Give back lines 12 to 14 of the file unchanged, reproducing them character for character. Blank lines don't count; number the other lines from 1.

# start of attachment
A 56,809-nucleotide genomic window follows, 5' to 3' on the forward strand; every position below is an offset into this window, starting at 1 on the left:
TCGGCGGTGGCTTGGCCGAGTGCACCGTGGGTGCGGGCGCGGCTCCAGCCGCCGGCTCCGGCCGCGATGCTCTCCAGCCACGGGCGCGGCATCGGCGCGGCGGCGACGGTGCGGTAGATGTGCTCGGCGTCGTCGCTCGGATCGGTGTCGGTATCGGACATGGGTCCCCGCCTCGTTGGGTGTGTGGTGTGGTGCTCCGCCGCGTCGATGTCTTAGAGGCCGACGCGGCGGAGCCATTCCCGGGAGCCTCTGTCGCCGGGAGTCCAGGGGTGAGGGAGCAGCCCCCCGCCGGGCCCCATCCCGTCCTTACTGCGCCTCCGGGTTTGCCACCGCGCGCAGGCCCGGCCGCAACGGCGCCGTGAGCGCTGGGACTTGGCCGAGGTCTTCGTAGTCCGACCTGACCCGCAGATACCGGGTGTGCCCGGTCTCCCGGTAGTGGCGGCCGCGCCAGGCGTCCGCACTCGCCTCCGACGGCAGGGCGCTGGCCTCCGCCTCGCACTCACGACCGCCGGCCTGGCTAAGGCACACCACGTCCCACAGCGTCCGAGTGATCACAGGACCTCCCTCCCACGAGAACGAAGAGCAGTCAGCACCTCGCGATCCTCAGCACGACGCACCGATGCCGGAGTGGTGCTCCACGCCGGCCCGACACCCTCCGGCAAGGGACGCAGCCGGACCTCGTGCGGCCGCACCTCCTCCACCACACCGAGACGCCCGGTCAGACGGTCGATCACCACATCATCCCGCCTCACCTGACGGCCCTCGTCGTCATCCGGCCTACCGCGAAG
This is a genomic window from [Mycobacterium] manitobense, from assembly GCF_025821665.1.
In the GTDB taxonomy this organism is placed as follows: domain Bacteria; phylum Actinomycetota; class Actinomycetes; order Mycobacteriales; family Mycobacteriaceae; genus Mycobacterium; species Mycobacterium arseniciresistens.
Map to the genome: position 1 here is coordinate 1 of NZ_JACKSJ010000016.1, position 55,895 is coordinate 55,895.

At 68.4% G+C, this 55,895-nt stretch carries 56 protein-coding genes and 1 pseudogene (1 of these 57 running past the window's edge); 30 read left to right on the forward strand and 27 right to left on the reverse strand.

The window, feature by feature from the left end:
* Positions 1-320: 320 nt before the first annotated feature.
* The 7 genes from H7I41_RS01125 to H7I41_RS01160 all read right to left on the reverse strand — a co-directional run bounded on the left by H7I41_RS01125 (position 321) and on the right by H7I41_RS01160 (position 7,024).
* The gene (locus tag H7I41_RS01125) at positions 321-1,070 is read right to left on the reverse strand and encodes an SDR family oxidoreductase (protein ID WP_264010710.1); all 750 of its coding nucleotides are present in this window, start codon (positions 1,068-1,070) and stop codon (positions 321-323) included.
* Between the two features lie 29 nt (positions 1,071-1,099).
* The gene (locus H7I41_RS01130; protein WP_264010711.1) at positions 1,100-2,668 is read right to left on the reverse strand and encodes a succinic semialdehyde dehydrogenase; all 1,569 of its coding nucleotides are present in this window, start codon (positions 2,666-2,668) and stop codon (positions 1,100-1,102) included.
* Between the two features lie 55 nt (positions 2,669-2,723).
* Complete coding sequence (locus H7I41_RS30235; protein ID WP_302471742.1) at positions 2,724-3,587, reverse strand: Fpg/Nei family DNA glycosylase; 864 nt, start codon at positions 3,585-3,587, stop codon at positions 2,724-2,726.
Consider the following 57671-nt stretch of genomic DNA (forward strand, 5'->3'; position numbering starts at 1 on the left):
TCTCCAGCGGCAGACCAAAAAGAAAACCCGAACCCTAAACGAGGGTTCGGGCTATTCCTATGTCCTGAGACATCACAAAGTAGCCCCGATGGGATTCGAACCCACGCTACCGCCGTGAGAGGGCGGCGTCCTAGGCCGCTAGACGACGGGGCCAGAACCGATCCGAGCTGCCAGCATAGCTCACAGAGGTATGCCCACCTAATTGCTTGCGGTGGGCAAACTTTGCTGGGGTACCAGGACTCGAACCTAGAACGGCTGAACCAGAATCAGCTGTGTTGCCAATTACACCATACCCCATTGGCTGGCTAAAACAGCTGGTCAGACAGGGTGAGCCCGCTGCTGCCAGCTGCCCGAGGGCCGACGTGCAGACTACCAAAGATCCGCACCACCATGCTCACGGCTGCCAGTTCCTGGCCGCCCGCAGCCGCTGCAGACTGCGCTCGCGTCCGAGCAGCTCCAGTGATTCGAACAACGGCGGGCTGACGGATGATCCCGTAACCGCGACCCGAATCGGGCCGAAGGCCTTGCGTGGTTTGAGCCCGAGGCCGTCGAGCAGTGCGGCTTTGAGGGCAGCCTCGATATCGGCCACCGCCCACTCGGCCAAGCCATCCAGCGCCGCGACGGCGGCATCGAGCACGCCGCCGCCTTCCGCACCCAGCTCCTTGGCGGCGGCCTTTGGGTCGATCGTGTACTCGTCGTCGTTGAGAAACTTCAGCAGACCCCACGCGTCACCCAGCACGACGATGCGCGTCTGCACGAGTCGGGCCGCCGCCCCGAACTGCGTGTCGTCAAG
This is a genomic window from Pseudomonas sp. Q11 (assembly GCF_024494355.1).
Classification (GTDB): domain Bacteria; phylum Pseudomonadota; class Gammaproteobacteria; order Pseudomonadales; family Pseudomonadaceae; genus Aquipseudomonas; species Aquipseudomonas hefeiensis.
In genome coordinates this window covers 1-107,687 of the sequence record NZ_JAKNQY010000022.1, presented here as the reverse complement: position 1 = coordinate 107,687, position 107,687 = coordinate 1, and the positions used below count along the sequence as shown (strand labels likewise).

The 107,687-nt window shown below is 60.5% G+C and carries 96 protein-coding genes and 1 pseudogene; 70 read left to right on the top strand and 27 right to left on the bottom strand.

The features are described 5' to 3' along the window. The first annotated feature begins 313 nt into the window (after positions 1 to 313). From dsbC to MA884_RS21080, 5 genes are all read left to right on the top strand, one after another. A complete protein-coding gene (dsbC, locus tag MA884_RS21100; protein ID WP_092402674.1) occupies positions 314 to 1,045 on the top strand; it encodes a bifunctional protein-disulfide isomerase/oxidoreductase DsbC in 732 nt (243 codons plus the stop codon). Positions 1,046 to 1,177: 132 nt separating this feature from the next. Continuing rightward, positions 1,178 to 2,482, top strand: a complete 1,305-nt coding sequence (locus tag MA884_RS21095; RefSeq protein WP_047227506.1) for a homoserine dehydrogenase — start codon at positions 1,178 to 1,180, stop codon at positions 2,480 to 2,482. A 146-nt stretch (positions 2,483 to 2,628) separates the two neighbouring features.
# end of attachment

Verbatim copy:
* The gene (locus H7I41_RS01130; protein WP_264010711.1) at positions 1,100-2,668 is read right to left on the reverse strand and encodes a succinic semialdehyde dehydrogenase; all 1,569 of its coding nucleotides are present in this window, start codon (positions 2,666-2,668) and stop codon (positions 1,100-1,102) included.
* Between the two features lie 55 nt (positions 2,669-2,723).
* Complete coding sequence (locus H7I41_RS30235; protein ID WP_302471742.1) at positions 2,724-3,587, reverse strand: Fpg/Nei family DNA glycosylase; 864 nt, start codon at positions 3,585-3,587, stop codon at positions 2,724-2,726.